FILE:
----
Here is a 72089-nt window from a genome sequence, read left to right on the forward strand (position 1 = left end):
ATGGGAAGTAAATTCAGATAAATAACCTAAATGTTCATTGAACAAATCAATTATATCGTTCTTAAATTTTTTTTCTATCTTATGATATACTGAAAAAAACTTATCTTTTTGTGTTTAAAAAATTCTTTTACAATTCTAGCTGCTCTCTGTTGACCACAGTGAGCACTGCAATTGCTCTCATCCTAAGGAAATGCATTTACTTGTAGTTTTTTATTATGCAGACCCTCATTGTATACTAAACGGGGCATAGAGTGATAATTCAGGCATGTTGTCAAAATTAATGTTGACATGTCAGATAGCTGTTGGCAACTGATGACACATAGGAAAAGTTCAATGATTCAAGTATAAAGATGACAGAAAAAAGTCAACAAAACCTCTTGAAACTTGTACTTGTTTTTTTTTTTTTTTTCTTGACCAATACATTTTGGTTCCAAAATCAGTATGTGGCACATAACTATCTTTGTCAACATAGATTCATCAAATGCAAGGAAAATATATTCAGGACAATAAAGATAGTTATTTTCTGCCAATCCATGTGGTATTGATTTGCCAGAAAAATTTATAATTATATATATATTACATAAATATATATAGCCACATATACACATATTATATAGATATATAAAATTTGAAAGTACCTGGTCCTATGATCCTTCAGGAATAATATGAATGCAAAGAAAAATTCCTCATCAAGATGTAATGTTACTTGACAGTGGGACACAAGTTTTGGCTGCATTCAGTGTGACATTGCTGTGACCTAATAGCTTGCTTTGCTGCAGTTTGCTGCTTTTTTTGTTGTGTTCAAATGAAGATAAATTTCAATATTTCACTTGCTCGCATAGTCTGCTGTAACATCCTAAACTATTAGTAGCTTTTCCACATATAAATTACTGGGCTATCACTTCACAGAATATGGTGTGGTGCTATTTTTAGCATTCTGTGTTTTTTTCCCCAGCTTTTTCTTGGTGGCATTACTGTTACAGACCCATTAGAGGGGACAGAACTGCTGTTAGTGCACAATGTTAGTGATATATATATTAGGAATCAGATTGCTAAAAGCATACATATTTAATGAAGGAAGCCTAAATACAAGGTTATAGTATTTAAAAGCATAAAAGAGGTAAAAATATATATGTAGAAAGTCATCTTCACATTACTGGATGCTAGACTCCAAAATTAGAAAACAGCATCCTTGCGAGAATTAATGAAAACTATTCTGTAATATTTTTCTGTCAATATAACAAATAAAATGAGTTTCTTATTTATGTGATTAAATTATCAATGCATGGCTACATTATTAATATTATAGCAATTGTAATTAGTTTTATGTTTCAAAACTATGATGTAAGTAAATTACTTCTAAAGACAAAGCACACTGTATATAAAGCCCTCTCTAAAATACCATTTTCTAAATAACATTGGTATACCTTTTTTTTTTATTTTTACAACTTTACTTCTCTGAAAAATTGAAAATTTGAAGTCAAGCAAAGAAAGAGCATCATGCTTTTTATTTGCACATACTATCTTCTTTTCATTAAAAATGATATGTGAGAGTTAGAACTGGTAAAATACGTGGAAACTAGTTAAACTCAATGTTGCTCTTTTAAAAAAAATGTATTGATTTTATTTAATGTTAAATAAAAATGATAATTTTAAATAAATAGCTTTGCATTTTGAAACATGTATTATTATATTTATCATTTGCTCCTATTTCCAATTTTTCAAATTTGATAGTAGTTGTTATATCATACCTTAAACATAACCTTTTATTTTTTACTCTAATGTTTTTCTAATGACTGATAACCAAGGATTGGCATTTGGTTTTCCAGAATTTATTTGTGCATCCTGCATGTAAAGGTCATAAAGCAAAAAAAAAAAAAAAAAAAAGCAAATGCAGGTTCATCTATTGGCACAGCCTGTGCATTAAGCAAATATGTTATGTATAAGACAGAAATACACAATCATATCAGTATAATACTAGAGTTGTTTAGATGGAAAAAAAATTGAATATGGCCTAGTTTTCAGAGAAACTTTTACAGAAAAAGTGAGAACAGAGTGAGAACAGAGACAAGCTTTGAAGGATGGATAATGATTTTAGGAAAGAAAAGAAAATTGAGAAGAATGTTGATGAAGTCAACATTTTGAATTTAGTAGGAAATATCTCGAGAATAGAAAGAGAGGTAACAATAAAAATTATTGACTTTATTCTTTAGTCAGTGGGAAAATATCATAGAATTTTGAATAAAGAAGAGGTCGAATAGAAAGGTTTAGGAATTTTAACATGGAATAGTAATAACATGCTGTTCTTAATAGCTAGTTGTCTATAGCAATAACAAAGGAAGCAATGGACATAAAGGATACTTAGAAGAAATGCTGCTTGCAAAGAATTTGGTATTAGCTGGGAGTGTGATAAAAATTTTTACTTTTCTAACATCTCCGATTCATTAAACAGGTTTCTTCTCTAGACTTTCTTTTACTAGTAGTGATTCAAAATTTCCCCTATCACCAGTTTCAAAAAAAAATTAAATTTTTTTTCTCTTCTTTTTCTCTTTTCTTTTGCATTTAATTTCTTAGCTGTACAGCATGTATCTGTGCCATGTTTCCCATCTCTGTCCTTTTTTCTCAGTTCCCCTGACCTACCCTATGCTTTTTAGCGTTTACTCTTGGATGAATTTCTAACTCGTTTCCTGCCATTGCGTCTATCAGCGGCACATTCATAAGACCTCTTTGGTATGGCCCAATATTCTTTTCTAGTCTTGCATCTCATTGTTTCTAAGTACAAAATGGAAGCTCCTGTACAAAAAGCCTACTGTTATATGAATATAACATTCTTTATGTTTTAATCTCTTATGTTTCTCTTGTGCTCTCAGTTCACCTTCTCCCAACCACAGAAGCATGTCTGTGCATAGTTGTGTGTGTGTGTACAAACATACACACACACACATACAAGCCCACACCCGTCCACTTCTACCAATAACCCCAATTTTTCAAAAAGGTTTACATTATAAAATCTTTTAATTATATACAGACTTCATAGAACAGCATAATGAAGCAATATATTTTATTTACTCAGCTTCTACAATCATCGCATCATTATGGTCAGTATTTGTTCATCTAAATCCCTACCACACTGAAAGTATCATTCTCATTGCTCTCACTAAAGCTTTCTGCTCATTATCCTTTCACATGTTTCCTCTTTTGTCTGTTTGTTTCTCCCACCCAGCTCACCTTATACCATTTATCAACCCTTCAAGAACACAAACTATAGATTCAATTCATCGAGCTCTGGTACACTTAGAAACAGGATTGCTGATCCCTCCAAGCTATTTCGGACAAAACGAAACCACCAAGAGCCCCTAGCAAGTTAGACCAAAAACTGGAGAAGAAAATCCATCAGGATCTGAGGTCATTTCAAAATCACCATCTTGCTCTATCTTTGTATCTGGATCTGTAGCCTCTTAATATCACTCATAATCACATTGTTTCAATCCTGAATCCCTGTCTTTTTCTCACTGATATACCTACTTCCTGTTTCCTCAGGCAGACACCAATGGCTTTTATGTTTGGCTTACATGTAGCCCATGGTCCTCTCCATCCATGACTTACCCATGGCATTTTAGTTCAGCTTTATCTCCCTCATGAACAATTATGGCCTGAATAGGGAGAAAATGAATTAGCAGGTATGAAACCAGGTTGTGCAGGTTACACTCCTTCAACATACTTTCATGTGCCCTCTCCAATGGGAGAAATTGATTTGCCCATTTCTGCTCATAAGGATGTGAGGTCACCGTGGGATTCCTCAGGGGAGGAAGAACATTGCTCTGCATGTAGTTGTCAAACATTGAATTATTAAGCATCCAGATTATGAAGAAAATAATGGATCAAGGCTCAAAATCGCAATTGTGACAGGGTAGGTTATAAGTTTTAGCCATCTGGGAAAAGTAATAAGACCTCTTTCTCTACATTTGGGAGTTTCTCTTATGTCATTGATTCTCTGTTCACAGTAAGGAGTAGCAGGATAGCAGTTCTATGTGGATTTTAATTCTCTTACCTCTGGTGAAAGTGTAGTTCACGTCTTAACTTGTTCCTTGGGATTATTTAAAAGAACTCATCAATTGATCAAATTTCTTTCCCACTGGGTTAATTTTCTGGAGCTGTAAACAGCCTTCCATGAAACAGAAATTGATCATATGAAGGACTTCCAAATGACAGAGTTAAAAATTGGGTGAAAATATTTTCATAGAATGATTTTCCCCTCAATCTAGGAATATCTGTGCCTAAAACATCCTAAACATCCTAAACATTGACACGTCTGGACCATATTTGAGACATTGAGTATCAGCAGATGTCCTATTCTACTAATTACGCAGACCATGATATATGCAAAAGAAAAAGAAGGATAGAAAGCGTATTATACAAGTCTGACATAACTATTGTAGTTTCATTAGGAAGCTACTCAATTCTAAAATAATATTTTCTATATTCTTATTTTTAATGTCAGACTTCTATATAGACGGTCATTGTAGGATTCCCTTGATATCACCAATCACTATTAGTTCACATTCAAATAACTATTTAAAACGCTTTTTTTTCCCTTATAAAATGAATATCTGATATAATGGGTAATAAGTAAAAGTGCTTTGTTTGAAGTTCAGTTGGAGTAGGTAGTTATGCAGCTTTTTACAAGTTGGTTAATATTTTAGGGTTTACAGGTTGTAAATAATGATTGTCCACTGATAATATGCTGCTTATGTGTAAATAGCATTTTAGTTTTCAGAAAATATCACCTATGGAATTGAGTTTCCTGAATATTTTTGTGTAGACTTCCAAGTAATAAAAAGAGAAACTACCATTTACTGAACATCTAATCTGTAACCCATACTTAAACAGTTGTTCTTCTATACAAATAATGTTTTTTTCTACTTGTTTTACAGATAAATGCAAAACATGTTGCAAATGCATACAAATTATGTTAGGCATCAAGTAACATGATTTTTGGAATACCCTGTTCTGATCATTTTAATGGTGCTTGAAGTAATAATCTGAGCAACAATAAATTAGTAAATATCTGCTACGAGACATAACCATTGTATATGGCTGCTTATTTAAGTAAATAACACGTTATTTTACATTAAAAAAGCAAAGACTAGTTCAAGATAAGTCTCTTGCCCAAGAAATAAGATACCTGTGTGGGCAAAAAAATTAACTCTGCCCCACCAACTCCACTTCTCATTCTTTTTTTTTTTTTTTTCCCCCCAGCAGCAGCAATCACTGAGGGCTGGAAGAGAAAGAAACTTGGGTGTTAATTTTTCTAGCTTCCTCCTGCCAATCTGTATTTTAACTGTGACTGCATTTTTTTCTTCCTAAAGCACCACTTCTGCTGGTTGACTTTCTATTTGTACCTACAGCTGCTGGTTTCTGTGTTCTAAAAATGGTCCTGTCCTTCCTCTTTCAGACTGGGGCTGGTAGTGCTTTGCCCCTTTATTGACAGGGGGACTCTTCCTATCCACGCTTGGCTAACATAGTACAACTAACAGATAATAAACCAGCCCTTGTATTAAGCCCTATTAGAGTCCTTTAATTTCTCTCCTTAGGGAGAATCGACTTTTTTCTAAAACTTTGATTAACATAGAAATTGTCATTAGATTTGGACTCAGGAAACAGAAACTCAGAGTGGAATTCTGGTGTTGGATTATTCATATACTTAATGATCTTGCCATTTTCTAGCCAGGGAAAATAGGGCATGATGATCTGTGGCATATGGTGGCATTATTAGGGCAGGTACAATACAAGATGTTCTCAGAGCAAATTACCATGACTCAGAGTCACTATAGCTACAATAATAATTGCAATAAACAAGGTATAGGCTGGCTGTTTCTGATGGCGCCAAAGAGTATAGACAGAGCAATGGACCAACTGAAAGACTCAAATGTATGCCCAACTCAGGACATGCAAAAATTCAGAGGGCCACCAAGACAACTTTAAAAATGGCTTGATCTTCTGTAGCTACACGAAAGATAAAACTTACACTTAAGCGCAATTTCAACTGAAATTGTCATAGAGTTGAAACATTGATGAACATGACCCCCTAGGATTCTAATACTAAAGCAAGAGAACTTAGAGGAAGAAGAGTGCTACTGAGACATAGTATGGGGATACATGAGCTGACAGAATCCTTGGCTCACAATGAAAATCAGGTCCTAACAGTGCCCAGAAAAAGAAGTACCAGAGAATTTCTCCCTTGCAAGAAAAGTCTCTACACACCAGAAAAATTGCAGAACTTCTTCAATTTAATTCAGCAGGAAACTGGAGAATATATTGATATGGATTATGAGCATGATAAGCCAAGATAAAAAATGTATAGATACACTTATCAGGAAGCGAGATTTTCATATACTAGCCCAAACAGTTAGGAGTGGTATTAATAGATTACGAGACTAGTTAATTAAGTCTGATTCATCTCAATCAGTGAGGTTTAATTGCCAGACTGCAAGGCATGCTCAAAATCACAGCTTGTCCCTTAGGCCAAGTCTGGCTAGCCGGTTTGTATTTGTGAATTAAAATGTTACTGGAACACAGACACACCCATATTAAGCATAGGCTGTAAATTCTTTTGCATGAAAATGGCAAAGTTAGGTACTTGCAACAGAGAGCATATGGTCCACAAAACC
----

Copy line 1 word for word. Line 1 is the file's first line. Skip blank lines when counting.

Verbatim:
Here is a 72089-nt window from a genome sequence, read left to right on the forward strand (position 1 = left end):